Original Document
Original Document
Mrs. Anne Strode, Recollections of civil defense and rationing during World War II, 1992.

ANNE STRODE: During the civil-defense movement, I was a telephone operator underneath the courthouse. At that time they would have a warning sign before they had an air raid. When the air raid wardens were informed that there would be a raid–this was just a trial, when we were getting ready for whatever might happen–the air raid warden would get a telephone call: Report to your post. And I would get a phone call: Report to your post underneath the courthouse. And that was like the command station there. There was a large map of Chester County, and we had facilities to know where the fire engines were, where the ambulances were located, where the first aid people, in case there was a bomb dropped, I should say, or there was a fire, or there was a bad accident, and they needed assistance, they would call into the main command there. And it was up to us to say, "The nearest fire engine available is, I'll say, downtown, and we will send it out to you." And that was like the hub of the civil-defense industry, right under the courthouse. It looks like the catacombs of Rome underneath there: old stone pillars and stone foundations underneath there, dirt floor. I mean, it was spooky! But that's where they had the phone lines; that's where they had everything safely underground there.

TIMOTHY MASON: Did you have your own job when you were to report there?

AS: Yes, I sat at the telephone, and if any telephone calls came in, I would report to my boss that there was a–let's say a bomb had been dropped in Concordville, and he needed assistance down there. And then he would get his chalk out, and then mark it on the map, and look up, find out what was available for help in that area. And then I would relay that message back to the, by the telephone to them. It was a little job, believe me! It really wasn't anything, but we didn't know if it might turn into something. You know, we didn't know what to expect. So this was a training for us, to be on the alert if anything did happen.

TM: Did people believe that we could actually be invaded, like for instance, because of the air raid drills? Were people scared?

AS: Yes, I think they were, because we were told to put black blankets over our windows when we had an air raid. Nobody was allowed to smoke a cigarette on the street. And if you had your curtain open, there was a little bit of light shining through, the air raid warden would knock on your door and say, "Please take care of that." And there wasn't any monkey business. We were fighting. Because the Japanese took us by surprise, and they were on top. They were winning! … No, it was for real. We really were concerned that there might be sabotage. You just don't know what to expect. So these were drills that we were going through just in case. Of course, they were having rationing of fuel, rationing of sugar, and shoes, and food. So it was a daily thing, but you really were concerned. …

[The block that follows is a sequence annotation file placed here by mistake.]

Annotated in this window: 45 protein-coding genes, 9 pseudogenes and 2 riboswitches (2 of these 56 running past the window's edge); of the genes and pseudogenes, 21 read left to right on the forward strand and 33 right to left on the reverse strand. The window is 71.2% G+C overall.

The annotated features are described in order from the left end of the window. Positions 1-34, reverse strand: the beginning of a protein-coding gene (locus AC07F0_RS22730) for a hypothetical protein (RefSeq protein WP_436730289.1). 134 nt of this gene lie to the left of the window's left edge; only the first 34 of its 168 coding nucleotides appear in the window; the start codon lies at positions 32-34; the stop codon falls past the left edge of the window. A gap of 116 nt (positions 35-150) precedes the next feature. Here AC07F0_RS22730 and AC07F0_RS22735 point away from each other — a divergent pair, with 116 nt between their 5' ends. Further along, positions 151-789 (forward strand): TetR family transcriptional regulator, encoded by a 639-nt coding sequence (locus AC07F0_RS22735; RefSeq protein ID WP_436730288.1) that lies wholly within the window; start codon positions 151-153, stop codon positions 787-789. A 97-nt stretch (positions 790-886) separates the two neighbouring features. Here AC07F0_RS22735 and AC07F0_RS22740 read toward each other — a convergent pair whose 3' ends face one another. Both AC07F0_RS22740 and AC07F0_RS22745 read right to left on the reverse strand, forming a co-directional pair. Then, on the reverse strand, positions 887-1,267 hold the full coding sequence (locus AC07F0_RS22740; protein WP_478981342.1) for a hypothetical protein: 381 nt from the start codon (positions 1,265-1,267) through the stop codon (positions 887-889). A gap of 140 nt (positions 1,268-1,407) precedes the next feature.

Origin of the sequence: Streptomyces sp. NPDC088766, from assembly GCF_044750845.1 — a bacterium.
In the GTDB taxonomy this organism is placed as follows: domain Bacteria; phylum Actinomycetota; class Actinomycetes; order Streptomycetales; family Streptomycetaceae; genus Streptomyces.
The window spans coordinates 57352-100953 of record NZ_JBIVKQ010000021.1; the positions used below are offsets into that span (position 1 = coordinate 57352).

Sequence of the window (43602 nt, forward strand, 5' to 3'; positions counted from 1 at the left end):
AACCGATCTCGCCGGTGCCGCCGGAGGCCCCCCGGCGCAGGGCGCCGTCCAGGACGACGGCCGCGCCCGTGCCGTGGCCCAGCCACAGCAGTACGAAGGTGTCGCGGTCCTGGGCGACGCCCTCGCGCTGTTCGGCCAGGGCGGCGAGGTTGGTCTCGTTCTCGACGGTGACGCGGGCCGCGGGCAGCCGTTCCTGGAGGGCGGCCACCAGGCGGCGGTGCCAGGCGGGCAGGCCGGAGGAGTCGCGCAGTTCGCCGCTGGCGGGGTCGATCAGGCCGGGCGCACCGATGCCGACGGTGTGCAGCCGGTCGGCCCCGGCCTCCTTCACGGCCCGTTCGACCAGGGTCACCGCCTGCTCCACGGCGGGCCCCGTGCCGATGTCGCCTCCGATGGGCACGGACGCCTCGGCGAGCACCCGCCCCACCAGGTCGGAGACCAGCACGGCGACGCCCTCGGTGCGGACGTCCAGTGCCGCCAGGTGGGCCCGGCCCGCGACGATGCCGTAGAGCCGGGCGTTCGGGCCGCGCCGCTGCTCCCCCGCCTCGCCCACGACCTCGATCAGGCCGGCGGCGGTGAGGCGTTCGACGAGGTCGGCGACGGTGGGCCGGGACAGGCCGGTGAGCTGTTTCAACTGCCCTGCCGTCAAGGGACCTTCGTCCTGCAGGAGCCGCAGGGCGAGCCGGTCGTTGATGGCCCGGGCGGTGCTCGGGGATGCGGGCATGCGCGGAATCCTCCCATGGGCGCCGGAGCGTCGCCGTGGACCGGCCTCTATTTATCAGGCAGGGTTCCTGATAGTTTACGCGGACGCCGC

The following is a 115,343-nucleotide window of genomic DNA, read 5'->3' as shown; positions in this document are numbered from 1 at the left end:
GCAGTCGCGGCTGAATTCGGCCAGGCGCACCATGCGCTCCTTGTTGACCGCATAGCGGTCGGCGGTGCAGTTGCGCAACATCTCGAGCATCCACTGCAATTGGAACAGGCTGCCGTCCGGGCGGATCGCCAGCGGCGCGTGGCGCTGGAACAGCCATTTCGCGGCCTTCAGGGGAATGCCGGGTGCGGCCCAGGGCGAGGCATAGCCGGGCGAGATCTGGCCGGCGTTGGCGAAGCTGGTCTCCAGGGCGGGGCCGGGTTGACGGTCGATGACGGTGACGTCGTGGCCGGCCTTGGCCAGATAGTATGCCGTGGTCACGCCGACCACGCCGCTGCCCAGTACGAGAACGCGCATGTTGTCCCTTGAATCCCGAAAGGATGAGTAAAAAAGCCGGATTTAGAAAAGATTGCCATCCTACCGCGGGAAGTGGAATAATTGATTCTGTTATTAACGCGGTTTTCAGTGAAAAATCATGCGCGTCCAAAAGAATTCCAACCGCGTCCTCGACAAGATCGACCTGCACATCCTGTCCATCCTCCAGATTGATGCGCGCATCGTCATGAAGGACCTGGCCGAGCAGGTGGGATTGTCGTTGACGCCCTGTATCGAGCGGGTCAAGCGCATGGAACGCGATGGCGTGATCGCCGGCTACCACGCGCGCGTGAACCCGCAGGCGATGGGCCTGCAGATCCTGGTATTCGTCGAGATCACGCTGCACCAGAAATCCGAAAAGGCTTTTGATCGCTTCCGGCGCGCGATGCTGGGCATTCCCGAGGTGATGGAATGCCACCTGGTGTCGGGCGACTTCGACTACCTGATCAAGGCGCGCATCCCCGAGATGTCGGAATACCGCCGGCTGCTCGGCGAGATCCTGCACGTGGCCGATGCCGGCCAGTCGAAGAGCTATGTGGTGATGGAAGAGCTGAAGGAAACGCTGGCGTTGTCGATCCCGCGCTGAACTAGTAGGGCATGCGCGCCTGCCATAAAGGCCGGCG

TM: What types of things can you remember that were rationed?

AS: Well, I definitely remember sugar rationing. And shoes, that was always tough when you had kids. They needed shoes, but you gave the shoes to them, and got shoes for them, because their little feet were growing. And you did without for yourself. And the meat. Of course, that wasn't too bad. I could save those stamps, and my husband [a farmer] would bring the pork home, and use it for something else if they needed it. I don't remember whether coffee was rationed or not. But sugar was the one that really hurt, and the fuel, the gas for the car. [We] never had enough for that, it seemed. But people learned to share. If your family had enough sugar, you'd give your stamps to somebody else, help them out. Then maybe they might help you out with something that you needed later on. Or if you didn't need the shoe stamps, you'd give them to your friend, and then she could use them. So, it was a lot of talking things over, and helping each other out.

TM: How did the system work?

AS: I think each month we went to a rationing office, and each family was issued their monthly–if you had two children, you got so much; if there were three adults in the family, you got so much. And that was your allotment for the month. … When I was married, we lived in West Chester, and my husband had to go out here to the butcher shop and the farm to do his work. So he had a nice car! But I got me a little–I can remember that car. It had to have a cinder block under the front seat to push it up high enough so I could see out over the hood. And I remember being in line, getting the little gas that I needed. My mother had no car, and my family had no car, so I used to be the chauffeur for the people that stayed home. …

And I do also remember when the store would get in sugar, got a shipment in, the word would go around like fire! "They've got sugar down at Johnny Bayer's. You better get there!" And you would go, and the sugar would be gone by the next day. So, even though you had your stamps, it wasn't always available. You had to pace yourself and make sure that it lasted until you were able to get more. So we didn't make a lot of cakes and we didn't make a lot of fancy desserts. You saved it for your coffee or your cereal–basic things–rather than making a lot of fancy cakes and sweet things.

Credit: Anne Strode, interviewed by West Chester University student Timothy Mason, on May 8, 1992. Chester County Homefront Oral History Project, Chester County Historical Society
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